Quantavious Eason, 11, was arrested in August 2023 and sentenced to three months probation in December
The case against the Mississippi child who was arrested in August for public urination has been dismissed, according to a release issued Monday by the boy's family’s attorney, Carlos Moore.
Quantavious Eason, now 11, was arrested for urinating in a Senatobia courthouse parking lot in August 2023. In a December hearing, the child was sentenced to probation and ordered to write a book report on the late Kobe Bryant.
“Judge Rusty Harlow ruled that Eason is not a child in need of supervision, effectively dismissing the Tate County Youth Court petition against him,” shared Moore.
Representatives for Moore’s office and Senatobia Mayor Greg Graves' office did not immediately respond to PEOPLE’s request for more information on Thursday.
Quantavious was 10 years old when he publicly urinated next to a car while waiting for his mother LaTonya Eason, who at the time was in a courthouse that had a sign indicating there were no public restrooms.
After being spotted by an officer, the 3rd-grade student was disciplined by his mother, CNN reported. But four other officers then appeared at the scene, arrested Quantavious and took him to the police station in a police car.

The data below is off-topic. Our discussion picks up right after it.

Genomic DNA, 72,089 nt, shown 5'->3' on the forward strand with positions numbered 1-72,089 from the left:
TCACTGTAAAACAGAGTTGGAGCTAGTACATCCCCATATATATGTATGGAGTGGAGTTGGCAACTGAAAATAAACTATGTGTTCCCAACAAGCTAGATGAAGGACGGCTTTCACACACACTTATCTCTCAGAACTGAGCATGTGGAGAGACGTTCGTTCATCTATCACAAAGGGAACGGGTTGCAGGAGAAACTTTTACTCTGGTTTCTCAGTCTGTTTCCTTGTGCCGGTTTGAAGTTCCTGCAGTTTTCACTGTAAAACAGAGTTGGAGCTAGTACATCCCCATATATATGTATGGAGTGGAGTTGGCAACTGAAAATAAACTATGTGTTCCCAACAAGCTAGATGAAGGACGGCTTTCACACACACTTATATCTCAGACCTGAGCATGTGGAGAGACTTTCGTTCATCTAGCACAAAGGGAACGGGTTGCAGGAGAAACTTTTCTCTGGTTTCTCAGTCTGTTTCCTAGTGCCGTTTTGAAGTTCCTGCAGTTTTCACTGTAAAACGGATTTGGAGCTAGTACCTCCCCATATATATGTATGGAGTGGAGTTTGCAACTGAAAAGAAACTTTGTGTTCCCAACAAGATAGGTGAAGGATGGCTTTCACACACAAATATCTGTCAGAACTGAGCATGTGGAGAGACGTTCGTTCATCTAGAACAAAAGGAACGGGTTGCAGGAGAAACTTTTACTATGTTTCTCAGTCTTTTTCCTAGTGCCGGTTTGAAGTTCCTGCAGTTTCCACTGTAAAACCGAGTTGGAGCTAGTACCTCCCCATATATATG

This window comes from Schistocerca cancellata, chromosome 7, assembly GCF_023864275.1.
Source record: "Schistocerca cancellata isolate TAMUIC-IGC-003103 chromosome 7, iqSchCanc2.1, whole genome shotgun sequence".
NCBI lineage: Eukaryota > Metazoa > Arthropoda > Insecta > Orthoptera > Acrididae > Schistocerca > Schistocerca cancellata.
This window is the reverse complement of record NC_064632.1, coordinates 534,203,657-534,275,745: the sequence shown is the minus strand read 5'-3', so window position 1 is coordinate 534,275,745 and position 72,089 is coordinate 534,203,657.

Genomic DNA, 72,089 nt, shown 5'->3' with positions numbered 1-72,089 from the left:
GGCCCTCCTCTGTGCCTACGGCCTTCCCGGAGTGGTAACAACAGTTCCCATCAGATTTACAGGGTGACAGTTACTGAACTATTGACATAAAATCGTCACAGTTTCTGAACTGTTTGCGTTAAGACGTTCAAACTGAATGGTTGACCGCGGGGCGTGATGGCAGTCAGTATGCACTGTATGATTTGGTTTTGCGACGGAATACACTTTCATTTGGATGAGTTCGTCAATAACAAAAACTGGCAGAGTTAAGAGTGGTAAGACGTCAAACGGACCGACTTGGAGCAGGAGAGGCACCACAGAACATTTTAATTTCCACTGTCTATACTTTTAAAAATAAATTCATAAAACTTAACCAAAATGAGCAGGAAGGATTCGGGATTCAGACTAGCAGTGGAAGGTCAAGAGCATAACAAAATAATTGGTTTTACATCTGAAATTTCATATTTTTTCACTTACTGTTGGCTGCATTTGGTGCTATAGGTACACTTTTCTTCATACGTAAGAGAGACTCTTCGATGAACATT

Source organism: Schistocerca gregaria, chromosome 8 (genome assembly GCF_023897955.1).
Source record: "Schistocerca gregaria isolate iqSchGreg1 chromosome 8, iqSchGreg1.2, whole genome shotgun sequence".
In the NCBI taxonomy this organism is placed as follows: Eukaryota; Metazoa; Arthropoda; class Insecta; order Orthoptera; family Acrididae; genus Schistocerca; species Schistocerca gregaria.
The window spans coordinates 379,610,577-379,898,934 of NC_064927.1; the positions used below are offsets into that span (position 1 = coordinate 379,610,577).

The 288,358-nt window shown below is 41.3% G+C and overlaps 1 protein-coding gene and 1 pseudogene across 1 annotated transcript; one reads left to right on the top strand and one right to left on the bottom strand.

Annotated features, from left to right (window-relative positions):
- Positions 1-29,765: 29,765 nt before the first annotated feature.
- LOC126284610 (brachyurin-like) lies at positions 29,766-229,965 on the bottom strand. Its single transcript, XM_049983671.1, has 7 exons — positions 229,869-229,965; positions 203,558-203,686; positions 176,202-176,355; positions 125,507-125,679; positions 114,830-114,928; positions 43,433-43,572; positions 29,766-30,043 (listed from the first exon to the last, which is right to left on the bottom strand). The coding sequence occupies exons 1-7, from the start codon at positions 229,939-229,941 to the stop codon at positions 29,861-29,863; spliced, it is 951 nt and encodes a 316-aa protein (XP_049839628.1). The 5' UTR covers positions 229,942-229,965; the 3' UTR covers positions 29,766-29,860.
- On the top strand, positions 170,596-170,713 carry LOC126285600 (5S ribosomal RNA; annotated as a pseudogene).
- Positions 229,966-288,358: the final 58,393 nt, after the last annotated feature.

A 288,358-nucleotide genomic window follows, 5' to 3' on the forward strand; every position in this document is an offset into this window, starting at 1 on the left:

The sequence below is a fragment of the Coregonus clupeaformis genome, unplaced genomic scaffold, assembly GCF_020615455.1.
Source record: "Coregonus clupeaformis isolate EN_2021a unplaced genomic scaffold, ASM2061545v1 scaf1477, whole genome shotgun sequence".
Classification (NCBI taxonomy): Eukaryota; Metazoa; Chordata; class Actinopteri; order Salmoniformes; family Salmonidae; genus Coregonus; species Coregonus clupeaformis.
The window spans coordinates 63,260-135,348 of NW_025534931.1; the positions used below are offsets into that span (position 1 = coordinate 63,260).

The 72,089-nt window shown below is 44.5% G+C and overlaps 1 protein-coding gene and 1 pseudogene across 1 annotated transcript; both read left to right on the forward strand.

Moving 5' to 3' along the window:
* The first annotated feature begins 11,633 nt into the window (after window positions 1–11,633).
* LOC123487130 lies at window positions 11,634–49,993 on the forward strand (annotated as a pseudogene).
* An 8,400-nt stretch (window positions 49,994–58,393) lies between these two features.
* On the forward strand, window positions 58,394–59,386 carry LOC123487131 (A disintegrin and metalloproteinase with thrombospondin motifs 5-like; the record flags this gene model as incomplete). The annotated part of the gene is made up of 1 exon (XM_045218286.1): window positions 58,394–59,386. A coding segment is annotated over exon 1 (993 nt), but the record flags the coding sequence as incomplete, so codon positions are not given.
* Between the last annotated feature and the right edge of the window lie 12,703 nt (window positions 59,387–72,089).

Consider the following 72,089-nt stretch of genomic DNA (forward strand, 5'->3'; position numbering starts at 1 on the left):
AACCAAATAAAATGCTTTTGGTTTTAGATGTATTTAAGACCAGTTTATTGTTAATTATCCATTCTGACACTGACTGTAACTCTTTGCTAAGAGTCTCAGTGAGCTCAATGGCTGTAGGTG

Moore has since argued that race played a part into Quantavious' arrest. “He did what any reasonable person would do: he urinated next to the car behind the door — not exposing himself to anyone,” Moore said, according to NBC. “He would not have been arrested, prosecuted or sentenced if he was any other color, race, besides Black.”
LaTonya agreed that her son has been treated unfairly, though said she was unsure if race was a factor. “My son is going through enough getting arrested," she told the press. "Then for him [to have] to see a probation officer and then write an essay, I don’t think it’s right or it’s fair."
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Meanwhile, the officer involved in the incident was terminated about 10 days after Quantavious' arrest.
“The officer’s decisions violated our written policy and went against our prior training on how to deal with these situations,” the Chief of the Senatobia Police Department said in a statement at the time. “As a result of this investigation, one of the officers involved is no longer employed, and the others will be disciplined. We will also have mandatory Juvenile training department-wide, just as we do every year.”
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